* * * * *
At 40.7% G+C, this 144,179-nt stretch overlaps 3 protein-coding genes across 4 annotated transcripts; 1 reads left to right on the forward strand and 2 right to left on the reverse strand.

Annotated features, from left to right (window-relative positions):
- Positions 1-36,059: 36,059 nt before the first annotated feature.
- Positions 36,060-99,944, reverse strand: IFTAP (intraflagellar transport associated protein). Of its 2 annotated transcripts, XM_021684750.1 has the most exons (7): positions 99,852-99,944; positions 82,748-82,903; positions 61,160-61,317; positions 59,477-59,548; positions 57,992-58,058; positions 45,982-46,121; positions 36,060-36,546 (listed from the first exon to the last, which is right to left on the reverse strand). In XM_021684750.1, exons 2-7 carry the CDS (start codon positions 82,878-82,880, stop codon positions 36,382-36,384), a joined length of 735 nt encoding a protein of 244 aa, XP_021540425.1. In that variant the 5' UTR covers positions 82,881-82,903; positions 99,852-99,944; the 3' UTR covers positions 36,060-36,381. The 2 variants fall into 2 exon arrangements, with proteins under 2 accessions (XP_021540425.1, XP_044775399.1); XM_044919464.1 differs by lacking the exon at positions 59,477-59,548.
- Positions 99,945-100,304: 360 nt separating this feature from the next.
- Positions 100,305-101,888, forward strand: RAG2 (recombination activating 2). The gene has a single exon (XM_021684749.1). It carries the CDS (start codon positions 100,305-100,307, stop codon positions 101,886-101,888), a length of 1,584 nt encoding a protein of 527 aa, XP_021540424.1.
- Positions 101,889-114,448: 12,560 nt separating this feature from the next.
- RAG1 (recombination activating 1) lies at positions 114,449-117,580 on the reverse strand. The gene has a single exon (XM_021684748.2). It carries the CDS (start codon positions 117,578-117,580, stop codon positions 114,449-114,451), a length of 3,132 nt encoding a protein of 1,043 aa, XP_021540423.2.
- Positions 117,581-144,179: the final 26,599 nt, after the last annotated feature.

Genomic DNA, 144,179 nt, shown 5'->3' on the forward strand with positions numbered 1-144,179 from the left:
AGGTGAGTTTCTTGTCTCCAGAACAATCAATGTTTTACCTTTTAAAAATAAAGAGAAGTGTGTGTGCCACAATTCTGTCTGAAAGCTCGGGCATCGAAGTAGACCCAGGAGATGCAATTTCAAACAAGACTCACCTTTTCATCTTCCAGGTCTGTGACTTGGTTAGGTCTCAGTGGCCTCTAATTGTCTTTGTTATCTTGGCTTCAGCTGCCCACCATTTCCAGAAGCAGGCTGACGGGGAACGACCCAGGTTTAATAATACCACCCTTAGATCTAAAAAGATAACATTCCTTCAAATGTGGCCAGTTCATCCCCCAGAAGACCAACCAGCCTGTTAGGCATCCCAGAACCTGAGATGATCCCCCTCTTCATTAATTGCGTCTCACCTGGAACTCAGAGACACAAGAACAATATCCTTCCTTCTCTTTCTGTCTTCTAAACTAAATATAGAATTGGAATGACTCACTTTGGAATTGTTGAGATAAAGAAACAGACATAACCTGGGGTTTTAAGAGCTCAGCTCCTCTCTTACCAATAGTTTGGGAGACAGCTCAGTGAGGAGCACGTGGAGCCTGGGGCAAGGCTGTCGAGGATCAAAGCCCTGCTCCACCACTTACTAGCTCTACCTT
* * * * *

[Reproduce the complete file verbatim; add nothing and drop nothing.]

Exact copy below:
At 40.7% G+C, this 144,179-nt stretch overlaps 3 protein-coding genes across 4 annotated transcripts; 1 reads left to right on the forward strand and 2 right to left on the reverse strand.

Annotated features, from left to right (window-relative positions):
- Positions 1-36,059: 36,059 nt before the first annotated feature.
- Positions 36,060-99,944, reverse strand: IFTAP (intraflagellar transport associated protein). Of its 2 annotated transcripts, XM_021684750.1 has the most exons (7): positions 99,852-99,944; positions 82,748-82,903; positions 61,160-61,317; positions 59,477-59,548; positions 57,992-58,058; positions 45,982-46,121; positions 36,060-36,546 (listed from the first exon to the last, which is right to left on the reverse strand). In XM_021684750.1, exons 2-7 carry the CDS (start codon positions 82,878-82,880, stop codon positions 36,382-36,384), a joined length of 735 nt encoding a protein of 244 aa, XP_021540425.1. In that variant the 5' UTR covers positions 82,881-82,903; positions 99,852-99,944; the 3' UTR covers positions 36,060-36,381. The 2 variants fall into 2 exon arrangements, with proteins under 2 accessions (XP_021540425.1, XP_044775399.1); XM_044919464.1 differs by lacking the exon at positions 59,477-59,548.
- Positions 99,945-100,304: 360 nt separating this feature from the next.
- Positions 100,305-101,888, forward strand: RAG2 (recombination activating 2). The gene has a single exon (XM_021684749.1). It carries the CDS (start codon positions 100,305-100,307, stop codon positions 101,886-101,888), a length of 1,584 nt encoding a protein of 527 aa, XP_021540424.1.
- Positions 101,889-114,448: 12,560 nt separating this feature from the next.
- RAG1 (recombination activating 1) lies at positions 114,449-117,580 on the reverse strand. The gene has a single exon (XM_021684748.2). It carries the CDS (start codon positions 117,578-117,580, stop codon positions 114,449-114,451), a length of 3,132 nt encoding a protein of 1,043 aa, XP_021540423.2.
- Positions 117,581-144,179: the final 26,599 nt, after the last annotated feature.

Genomic DNA, 144,179 nt, shown 5'->3' on the forward strand with positions numbered 1-144,179 from the left:
AGGTGAGTTTCTTGTCTCCAGAACAATCAATGTTTTACCTTTTAAAAATAAAGAGAAGTGTGTGTGCCACAATTCTGTCTGAAAGCTCGGGCATCGAAGTAGACCCAGGAGATGCAATTTCAAACAAGACTCACCTTTTCATCTTCCAGGTCTGTGACTTGGTTAGGTCTCAGTGGCCTCTAATTGTCTTTGTTATCTTGGCTTCAGCTGCCCACCATTTCCAGAAGCAGGCTGACGGGGAACGACCCAGGTTTAATAATACCACCCTTAGATCTAAAAAGATAACATTCCTTCAAATGTGGCCAGTTCATCCCCCAGAAGACCAACCAGCCTGTTAGGCATCCCAGAACCTGAGATGATCCCCCTCTTCATTAATTGCGTCTCACCTGGAACTCAGAGACACAAGAACAATATCCTTCCTTCTCTTTCTGTCTTCTAAACTAAATATAGAATTGGAATGACTCACTTTGGAATTGTTGAGATAAAGAAACAGACATAACCTGGGGTTTTAAGAGCTCAGCTCCTCTCTTACCAATAGTTTGGGAGACAGCTCAGTGAGGAGCACGTGGAGCCTGGGGCAAGGCTGTCGAGGATCAAAGCCCTGCTCCACCACTTACTAGCTCTACCTT